Published: July 6, 2021
Introduction – What is Bill C-208? (Transfer Of Small Business Or Family Farm Or Fishing Corporation)
Bill C-208, An Act to amend the Income Tax Act (transfer of small business or family farm or fishing corporation), received royal assent and became law in Canada on June 22, 2021. Bill C-208 was sponsored as a private member’s bill by Conservative Senator Larry Maguire for the Brandon-Souris district. It is extremely rare for a private member’s bill to propose amendments to the Income Tax Act, and even more rare to see it obtain royal assent. Bill C-208 was principally designed to level the tax burdens faced by small business owners when making intergenerational transfers of shares of an incorporated small business or shares of the capital stock of a family farm or fishing corporation to family members. These changes have provided new and positive opportunities for families to keep businesses thriving into subsequent generations without being penalized under the Income Tax Act.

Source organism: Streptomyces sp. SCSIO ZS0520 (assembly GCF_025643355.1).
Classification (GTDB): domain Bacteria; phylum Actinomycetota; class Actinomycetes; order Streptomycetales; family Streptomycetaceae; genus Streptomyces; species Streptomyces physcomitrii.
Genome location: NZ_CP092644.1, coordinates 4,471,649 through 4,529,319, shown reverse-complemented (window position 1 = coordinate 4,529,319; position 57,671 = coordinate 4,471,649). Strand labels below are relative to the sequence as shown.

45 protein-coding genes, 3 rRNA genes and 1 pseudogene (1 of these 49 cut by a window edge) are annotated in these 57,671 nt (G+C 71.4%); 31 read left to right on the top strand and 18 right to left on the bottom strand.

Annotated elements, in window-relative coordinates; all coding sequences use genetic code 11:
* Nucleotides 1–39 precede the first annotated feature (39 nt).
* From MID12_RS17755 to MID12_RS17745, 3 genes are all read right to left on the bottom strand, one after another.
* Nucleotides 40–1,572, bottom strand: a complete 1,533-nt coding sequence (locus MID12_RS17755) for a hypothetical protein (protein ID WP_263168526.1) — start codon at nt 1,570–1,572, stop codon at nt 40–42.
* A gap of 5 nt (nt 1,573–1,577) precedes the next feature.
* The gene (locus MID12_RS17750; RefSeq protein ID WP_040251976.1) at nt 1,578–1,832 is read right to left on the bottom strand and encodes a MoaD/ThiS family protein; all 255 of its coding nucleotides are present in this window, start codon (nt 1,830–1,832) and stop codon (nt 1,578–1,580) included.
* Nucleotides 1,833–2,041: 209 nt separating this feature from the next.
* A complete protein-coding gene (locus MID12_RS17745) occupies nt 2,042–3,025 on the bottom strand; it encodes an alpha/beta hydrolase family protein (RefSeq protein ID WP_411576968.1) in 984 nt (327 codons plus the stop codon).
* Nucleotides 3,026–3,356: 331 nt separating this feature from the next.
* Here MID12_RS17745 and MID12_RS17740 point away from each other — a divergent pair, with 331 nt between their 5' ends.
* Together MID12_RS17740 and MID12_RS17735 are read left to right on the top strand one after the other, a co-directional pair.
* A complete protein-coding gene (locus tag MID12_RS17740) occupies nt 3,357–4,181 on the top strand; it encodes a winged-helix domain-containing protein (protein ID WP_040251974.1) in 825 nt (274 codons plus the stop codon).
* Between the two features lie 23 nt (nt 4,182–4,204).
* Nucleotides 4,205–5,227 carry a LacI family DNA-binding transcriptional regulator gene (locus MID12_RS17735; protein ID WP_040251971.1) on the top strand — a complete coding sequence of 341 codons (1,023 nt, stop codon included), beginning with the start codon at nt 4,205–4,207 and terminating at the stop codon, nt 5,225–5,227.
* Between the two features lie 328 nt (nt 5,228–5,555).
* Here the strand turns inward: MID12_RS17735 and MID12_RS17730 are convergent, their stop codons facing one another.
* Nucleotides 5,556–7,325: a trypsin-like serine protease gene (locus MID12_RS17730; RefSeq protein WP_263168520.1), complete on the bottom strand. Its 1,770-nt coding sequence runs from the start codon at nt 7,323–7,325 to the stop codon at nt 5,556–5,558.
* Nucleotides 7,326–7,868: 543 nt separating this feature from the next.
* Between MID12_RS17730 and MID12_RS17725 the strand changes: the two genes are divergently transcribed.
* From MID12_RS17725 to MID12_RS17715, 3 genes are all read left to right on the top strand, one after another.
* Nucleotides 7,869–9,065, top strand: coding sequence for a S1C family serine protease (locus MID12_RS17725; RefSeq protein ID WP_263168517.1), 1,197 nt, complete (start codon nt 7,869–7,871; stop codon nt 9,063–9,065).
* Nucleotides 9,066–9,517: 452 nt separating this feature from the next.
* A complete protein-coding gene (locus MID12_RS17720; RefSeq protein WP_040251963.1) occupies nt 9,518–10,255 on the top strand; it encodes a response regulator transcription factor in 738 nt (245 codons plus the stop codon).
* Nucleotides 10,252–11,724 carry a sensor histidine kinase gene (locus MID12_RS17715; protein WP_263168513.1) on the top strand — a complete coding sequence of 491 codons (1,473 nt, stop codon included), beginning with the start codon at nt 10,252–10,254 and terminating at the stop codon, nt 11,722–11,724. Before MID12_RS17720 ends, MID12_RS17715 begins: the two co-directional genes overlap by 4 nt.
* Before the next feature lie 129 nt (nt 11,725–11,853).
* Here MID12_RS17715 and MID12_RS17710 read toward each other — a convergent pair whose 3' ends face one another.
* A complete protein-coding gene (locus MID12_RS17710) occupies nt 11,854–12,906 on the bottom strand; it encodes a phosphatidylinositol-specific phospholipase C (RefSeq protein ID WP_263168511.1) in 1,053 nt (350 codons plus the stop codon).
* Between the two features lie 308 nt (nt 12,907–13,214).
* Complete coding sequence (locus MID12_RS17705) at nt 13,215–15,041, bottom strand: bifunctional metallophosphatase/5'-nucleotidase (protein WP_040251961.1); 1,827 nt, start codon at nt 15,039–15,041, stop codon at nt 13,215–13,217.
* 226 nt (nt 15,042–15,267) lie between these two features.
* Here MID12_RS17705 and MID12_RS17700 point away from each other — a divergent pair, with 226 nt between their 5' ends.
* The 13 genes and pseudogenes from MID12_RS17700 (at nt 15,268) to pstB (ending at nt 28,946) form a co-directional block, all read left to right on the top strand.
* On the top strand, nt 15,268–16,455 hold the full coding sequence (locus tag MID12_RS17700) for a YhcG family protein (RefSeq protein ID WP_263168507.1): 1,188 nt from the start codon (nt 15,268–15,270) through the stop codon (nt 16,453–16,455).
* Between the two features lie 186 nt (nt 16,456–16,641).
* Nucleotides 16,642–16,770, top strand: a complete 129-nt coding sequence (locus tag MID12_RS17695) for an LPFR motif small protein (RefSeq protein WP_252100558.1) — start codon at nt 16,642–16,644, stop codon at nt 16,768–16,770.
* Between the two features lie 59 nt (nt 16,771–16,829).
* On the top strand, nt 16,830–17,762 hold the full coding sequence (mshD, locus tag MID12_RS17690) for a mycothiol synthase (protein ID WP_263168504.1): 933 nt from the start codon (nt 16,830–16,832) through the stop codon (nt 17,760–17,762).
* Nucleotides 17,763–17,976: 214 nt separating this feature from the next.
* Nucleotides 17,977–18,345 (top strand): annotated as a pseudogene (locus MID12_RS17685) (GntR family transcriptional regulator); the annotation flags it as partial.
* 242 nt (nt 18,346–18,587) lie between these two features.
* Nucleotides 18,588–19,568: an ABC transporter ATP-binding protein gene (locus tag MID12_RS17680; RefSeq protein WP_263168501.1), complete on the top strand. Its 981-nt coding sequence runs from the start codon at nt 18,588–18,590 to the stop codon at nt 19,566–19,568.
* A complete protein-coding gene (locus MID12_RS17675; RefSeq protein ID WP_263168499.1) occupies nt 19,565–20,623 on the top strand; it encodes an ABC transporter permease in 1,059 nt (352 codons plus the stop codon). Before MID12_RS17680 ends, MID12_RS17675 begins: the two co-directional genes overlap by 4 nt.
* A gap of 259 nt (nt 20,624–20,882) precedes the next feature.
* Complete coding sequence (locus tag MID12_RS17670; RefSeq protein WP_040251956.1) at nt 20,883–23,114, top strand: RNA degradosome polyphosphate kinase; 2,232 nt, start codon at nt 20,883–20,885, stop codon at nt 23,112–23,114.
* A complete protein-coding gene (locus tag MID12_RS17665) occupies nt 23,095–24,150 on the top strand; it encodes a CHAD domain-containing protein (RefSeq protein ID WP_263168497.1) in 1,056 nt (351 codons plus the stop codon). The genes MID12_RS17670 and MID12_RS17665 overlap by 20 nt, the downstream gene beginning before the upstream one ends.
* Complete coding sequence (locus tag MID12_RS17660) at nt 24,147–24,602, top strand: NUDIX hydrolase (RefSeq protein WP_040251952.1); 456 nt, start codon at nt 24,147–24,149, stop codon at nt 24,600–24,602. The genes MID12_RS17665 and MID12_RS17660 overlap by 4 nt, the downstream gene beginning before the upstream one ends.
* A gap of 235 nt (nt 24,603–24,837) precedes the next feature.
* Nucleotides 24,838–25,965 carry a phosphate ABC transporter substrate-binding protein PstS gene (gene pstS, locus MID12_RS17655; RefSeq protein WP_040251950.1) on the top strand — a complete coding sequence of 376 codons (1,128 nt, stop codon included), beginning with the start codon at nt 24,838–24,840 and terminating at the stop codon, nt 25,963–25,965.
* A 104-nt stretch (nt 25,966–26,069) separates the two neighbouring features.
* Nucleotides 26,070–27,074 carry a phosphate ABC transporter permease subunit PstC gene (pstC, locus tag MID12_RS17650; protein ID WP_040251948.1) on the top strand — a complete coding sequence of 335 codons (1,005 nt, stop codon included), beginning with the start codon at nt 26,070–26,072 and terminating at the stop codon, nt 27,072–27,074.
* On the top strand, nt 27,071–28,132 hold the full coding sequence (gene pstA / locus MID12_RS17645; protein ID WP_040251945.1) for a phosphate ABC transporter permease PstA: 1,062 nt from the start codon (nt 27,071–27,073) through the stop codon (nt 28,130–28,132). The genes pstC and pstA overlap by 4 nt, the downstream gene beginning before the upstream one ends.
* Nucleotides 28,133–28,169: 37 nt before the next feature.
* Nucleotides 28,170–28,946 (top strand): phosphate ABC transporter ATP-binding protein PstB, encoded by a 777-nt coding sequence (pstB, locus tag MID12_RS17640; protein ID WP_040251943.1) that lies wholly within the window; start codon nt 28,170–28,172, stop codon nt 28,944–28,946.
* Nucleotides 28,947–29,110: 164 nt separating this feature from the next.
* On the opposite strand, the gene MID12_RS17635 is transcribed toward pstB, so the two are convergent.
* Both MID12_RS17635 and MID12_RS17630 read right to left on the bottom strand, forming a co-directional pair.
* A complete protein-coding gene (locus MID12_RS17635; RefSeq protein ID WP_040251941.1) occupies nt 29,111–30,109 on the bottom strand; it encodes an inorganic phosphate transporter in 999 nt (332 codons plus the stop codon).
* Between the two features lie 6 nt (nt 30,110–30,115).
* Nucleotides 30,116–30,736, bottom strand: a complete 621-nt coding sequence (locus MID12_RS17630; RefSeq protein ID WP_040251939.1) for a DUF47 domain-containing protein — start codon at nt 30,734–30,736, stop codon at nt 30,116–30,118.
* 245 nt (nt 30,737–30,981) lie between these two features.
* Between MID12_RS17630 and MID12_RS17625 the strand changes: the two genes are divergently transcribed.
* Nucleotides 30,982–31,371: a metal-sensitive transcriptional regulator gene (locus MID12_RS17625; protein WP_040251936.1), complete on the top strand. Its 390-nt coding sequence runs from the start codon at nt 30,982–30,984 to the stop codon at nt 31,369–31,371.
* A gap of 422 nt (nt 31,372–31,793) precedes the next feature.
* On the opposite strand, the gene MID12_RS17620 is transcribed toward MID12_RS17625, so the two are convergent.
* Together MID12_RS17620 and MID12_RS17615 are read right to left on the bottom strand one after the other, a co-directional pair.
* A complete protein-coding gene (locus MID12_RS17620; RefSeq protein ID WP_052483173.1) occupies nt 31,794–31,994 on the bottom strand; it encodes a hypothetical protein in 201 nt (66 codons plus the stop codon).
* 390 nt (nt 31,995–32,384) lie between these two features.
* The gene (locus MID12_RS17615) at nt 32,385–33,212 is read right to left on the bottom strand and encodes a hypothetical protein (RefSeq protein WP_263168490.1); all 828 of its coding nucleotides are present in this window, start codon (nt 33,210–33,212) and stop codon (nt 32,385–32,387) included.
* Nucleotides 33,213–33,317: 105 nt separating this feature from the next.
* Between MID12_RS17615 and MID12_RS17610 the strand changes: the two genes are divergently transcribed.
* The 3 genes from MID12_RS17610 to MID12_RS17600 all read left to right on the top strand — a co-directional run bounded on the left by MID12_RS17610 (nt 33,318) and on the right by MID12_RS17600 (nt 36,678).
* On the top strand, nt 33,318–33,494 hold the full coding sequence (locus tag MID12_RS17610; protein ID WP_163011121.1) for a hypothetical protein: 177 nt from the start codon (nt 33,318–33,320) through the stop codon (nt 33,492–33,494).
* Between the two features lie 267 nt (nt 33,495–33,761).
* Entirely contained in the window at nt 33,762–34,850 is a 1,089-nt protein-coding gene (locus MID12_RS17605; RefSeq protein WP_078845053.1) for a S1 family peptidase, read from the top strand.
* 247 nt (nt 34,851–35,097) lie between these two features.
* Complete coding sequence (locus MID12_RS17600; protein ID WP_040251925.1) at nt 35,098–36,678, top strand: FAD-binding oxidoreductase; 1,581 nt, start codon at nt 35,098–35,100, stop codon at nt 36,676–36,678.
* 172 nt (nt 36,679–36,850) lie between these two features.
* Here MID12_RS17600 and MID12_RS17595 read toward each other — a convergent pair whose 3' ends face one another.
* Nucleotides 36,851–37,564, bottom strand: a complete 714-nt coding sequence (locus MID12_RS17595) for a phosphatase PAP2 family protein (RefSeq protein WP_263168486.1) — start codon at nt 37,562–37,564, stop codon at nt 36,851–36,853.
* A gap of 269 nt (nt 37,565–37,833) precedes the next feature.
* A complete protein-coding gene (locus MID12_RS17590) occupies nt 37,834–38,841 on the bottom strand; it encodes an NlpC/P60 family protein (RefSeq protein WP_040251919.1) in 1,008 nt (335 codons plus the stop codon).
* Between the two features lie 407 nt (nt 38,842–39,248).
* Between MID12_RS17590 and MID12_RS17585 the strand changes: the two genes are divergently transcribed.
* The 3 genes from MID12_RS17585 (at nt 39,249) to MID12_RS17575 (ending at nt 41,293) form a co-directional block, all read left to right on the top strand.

Bill C-208 has altered two significant provisions of the Income Tax Act. First, the language of section 84.1 of the Income Tax Act, a technical anti-avoidance surplus stripping provision, has been amended to allow a taxpayer to avoid surplus stripping rules on the value of a qualifying family business when making a transfer of ownership to a child or grandchild of sufficient age. Section 55 of the Income Tax Act, that allows butterfly divisive reorganizations on a tax-free basis, has also been amended to include siblings under the definition of “related” transactions, reducing the potential tax burden faced by family members when electing to transfer business property to a shareholder. This article will be broken into two separate sections in order to discuss the rules of the Income Tax and the significance of these amendments. If you are considering an intergenerational transfer of your family businesses’ assets to your children or to your siblings, then you should consult with our Certified Specialist in taxation Canadian tax lawyer to determine how these rules will apply to you, and how you may benefit under them.